Experience and Educationis the best concise statement on education ever published by John Dewey, the man acknowledged to be the pre-eminent educational theorist of the twentieth century. Written more than two decades after Democracy and Education(Dewey's most comprehensive statement of his position in educational philosophy), this book demonstrates how Dewey reformulated his ideas as a result of his intervening experience with the progressive schools and in the light of the criticisms his theori...
9,999 Citations
Cited By472
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Published on Feb 1, 2019in The Economic Journal 2.95
Alison L. Booth42
Estimated H-index: 42
(Australian National University),
Elliott Fan3
Estimated H-index: 3
(National Taiwan University)
+ 1 AuthorsDandan Zhang11
Estimated H-index: 11
(Peking University)
In the laboratory experiment reported in this paper we explore how evolving institutions and social norms, which we label 'culture', change individuals' preferences and behaviour in mainland China. From 1949 China experienced dramatic changes in its socioeconomic institutions. These began with communist central planning and the establishment of new social norms, including the promotion of gender equality in place of the Confucian view of female 'inferiority'. Market-oriented reforms, begun in 19...
3 Citations Source Cite
Published on Jan 1, 2019
Jan Masschelein18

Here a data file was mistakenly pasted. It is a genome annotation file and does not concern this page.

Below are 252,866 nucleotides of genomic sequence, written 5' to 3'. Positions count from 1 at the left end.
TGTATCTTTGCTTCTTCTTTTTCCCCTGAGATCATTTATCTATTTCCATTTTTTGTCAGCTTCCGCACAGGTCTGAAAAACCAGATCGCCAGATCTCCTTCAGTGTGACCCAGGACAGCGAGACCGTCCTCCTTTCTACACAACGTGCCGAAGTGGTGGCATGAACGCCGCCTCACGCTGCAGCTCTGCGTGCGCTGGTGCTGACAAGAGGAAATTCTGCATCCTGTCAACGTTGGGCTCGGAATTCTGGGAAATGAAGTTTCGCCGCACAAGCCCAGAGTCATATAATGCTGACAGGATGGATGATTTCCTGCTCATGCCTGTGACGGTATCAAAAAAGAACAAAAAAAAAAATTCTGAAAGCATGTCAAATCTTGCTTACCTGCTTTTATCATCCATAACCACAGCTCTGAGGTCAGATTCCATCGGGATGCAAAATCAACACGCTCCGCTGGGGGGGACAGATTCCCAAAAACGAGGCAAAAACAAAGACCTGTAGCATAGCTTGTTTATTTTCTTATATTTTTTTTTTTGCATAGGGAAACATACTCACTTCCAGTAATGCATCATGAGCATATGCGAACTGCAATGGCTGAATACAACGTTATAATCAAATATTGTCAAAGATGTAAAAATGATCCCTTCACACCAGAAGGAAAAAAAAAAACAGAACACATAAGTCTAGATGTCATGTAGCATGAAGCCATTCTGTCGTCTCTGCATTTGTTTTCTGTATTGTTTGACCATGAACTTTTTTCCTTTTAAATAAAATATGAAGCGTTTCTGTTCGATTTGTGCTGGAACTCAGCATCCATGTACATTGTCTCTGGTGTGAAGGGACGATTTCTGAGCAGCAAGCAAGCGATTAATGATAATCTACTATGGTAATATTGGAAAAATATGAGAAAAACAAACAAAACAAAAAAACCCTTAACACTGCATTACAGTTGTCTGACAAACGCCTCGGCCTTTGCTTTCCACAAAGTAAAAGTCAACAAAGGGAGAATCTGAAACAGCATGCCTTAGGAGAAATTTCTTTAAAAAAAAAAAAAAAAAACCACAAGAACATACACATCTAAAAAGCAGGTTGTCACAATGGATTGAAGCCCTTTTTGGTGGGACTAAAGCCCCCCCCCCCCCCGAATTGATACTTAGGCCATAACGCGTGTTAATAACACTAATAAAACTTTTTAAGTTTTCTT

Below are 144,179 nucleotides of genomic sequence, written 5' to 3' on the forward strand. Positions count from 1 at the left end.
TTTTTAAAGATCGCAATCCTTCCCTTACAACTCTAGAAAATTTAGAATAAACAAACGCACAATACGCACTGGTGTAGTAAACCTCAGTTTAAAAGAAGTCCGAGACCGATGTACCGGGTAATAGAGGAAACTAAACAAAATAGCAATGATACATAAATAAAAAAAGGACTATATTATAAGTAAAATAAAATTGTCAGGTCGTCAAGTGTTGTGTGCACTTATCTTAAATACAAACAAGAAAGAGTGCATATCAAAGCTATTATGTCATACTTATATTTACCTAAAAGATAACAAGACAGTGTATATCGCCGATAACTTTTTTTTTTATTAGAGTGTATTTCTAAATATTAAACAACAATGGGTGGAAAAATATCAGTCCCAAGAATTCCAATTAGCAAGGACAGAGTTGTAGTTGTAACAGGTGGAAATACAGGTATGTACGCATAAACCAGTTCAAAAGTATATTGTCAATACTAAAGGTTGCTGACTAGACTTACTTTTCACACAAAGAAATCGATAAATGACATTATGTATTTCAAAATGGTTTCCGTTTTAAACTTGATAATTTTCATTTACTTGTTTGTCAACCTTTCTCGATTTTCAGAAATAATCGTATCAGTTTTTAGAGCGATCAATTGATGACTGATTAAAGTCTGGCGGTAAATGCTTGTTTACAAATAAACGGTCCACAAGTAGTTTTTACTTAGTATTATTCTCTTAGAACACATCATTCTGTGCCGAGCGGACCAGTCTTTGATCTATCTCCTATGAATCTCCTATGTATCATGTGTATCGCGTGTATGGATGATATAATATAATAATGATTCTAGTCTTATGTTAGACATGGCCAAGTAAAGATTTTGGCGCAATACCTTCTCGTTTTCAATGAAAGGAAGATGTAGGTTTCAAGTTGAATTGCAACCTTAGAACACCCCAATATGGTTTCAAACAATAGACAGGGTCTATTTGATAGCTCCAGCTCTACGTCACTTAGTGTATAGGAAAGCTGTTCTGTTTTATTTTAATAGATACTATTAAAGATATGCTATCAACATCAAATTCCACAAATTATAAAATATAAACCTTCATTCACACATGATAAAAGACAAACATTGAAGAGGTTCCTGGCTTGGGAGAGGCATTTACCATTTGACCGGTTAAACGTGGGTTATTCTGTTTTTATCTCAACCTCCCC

Estimated H-index: 18
(Katholieke Universiteit Leuven),
Maarten Simons16
Estimated H-index: 16
(Katholieke Universiteit Leuven)
Today the issue of ‘educational change’ is widely discussed. Such change, so we can hear, is needed because of increasing linguistic heterogeneity and cultural diversity, because of technological developments and because of the persisting correlation between social background and educational success. In this context ‘educational’ seems to refer to the institutional practice of the school. But what do we mean by school? In our contribution, we offer some elements of what we call an internal pedag...
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Enoch Leung (McGill University), Tara Flanagan7
Estimated H-index: 7
(McGill University)
ABSTRACTEvidence from a meta-analysis suggested that lesbian, gay, bisexual, transgender, and queer (LGBTQ+) youth experience elevated levels of victimization in schools as compared to their heterosexual peers, and that victimization was shown to be persistent and lasting, indicating that school environments are hostile. These findings point to the need to better understand youths’ own efforts in becoming more aware and engaged in impacting systemic inequities. Photovoice and mobile interviewing...
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Published on Nov 14, 2018in Research in Science Education 1.57
Nathan Anderson Quarderer (University of Iowa), Mark McDermott2
Estimated H-index: 2
(University of Iowa)